Saturday, August 17, 2019

Happily Ever After

ALL THAT GLITTERS


I’m saying I may have heard the term many years ago, maybe in a fairy tale told to me or something I read to my own now all-grown-up kids. I do remember one or two ancient tales ending in… “And they lived happily ever after.

That was then, about a third of a century ago and now I’m reading tales to my grandchildren, Oh my! So what exactly is living happily ever after in the new millennium? Especially now, in this the year 2019. Personally I can’t see myself holding hands with my beloved wife skipping merrily down by the seashore and if I did see someone doing just that I’m sure the guys with nets and white jackets aren’t far behind. For me, happily ever after would be a nice drama-less and profitable year (Ok, maybe a month. Heck, I’d settle for even a week). Hey, if H.E.A. even existed I’d be in Nirvana where I could be working on pieces of jewelry that I’d get extreme pleasure and enjoyment working on. Instead, my reality is patching together jewelry basket cases, or making the ring I just sold fit Mrs. Cochlin’s arthritic knuckles only after explaining to someone for an hour that you can’t make a bangle bracelet out of grandma’s engagement ring and next I’m trying to breathe life into a corroded fifty-year-old $12.00 Timex watch while the guy mourns the loss. Not exactly Nirvana is it?



Maybe deep down I’m afraid there is no happily ever after in my forecast, I’ll settle for just comfortably numb for now.


As I mentioned in a past article my “Golden Years” were in the 1970’s when the price of gold was not out of bounds and even a two carat diamond was affordable to many (and so was a two bedroom home on Marco as a matter of fact). Those were the days; people would be three to four deep at the showcases during the months of November and December. Not so anymore, Amazon now delivering on Sundays could have something to do with that. They call it progress.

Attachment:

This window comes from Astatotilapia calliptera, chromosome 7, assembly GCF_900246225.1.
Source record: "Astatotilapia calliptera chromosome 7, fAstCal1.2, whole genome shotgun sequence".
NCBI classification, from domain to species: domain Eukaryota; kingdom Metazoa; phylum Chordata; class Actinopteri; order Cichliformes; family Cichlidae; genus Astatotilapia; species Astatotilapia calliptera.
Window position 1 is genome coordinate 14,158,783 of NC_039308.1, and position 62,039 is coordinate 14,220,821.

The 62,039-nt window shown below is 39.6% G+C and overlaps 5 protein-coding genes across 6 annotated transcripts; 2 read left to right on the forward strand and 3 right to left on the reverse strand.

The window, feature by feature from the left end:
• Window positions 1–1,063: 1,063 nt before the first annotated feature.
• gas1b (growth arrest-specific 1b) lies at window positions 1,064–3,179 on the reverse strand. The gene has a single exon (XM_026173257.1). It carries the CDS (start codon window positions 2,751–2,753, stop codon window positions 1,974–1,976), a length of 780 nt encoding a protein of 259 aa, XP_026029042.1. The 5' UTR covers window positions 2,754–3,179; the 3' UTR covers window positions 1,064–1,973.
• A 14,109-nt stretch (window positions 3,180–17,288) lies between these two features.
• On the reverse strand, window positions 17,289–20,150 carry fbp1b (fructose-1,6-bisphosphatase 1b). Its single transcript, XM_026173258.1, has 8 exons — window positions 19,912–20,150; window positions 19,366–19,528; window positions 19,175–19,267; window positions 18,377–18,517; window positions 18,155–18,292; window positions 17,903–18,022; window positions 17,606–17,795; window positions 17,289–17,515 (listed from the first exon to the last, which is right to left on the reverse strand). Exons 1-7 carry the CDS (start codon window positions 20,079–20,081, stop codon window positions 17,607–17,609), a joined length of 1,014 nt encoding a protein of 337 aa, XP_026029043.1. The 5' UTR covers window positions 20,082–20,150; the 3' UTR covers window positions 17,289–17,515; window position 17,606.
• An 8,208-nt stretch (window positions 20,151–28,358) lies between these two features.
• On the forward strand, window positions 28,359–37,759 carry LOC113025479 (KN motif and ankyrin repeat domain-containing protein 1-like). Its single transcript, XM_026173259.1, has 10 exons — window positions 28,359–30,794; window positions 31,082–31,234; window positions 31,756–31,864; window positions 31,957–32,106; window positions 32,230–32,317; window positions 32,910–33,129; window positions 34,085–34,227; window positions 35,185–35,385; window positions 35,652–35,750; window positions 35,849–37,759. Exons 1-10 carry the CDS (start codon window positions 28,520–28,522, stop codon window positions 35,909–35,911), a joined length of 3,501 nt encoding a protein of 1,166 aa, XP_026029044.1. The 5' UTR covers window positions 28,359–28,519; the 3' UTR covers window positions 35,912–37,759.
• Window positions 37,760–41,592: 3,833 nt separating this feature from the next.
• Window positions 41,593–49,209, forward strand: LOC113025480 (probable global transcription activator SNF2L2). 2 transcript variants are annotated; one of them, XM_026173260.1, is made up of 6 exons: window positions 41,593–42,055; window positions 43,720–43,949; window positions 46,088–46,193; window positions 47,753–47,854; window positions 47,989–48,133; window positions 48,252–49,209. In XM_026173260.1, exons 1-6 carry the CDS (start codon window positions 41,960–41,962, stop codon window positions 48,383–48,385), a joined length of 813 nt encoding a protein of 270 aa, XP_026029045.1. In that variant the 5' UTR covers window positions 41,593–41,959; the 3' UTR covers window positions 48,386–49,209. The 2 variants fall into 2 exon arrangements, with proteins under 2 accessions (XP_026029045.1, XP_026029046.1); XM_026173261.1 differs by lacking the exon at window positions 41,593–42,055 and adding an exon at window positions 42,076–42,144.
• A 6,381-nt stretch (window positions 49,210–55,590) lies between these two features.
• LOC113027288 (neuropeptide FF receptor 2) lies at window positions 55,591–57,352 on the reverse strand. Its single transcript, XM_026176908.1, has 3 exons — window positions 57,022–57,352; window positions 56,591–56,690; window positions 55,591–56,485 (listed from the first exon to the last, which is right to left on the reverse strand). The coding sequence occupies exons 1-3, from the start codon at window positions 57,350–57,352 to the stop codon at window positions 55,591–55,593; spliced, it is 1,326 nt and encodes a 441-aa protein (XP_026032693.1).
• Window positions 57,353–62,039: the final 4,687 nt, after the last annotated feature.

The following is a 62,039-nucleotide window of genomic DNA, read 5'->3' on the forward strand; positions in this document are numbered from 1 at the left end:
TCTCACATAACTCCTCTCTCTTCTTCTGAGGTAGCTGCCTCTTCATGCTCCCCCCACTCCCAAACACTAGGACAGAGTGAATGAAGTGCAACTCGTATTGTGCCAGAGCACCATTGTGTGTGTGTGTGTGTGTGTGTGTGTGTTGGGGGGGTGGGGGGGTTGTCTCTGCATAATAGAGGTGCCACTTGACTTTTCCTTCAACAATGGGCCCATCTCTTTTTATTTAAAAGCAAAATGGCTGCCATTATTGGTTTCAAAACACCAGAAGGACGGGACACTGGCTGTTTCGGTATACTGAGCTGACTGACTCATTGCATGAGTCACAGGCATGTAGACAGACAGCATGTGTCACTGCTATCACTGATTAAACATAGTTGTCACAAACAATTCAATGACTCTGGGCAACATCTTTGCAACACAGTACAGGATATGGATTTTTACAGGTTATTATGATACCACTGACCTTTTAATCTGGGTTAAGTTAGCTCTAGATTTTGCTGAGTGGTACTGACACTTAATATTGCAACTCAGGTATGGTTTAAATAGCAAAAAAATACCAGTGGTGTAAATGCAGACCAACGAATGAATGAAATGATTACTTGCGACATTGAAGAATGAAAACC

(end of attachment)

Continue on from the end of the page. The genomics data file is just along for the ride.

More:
I have had the pleasure of hearing good and exciting news, when asking clients the cliché question, “How’s everything going?” and I realize that a good percentage of the population isn’t as miserable as they seem to be. Yes, we all have bad days and even years, most of us in our middle to late sixties can attest to that, but you know something we all get through it, and the light at the end of the tunnel isn’t always an oncoming train. Here’s something you won’t find in my grandkids’ storybooks, “Eventually the sun shines even on a dog’s butt!”, words of encouraging wisdom from my Dad.

Happily ever after may be a thing of the past, at least from my point of view as a jeweler; many of us (jewelers) see and hear more things we must hold close to the vest. You never ask Mrs. So & So “Did you love that new diamond pendant your husband picked out for you?” That simple statement could result in a subpoena to appear in court for an ugly divorce hearing. So much for a happy ending!

H.E.A. is a joke for the Millennials; apparently in many cases “Love you forever” when engraved in a wedding bands (that is if they actually purchase two bands, sometimes mommy buys them for him) only seems to last six months or so then they make a futile attempt to return the rings, along with the toaster, stainless steel place settings from Costco for a full refund when the honeymoon is over.

Maybe deep down I’m afraid there is no happily ever after in my forecast, I’ll settle for just comfortably numb for now.

On a good note… Nowadays in the shop I worry that things are going too well. I guess that’s my idea of being happy, so I’m half way there. The forever after thing will probably come in its own time I suppose. One thing I have noticed these past few months is that some really nice folks have been wandering in laughing and commenting on my column actually buying something and thanking me for not completely retiring yet and have become terrific return customers. The really undesirable ones seem to be at last far and few between. I guess 25 years of my not so subtle hints finally sunk in, either that they may have moved on off the island or had a house fall on them. I’m kidding… Wasn’t that in a fairy tale?

Richard Alan is a designer/master goldsmith and owner of the Harbor Goldsmith of Marco Island at the Island Plaza and welcomes your comments about all that glitters or the meaning of life. Call 239-394-9275 or visit www.harborgoldsmith.com.

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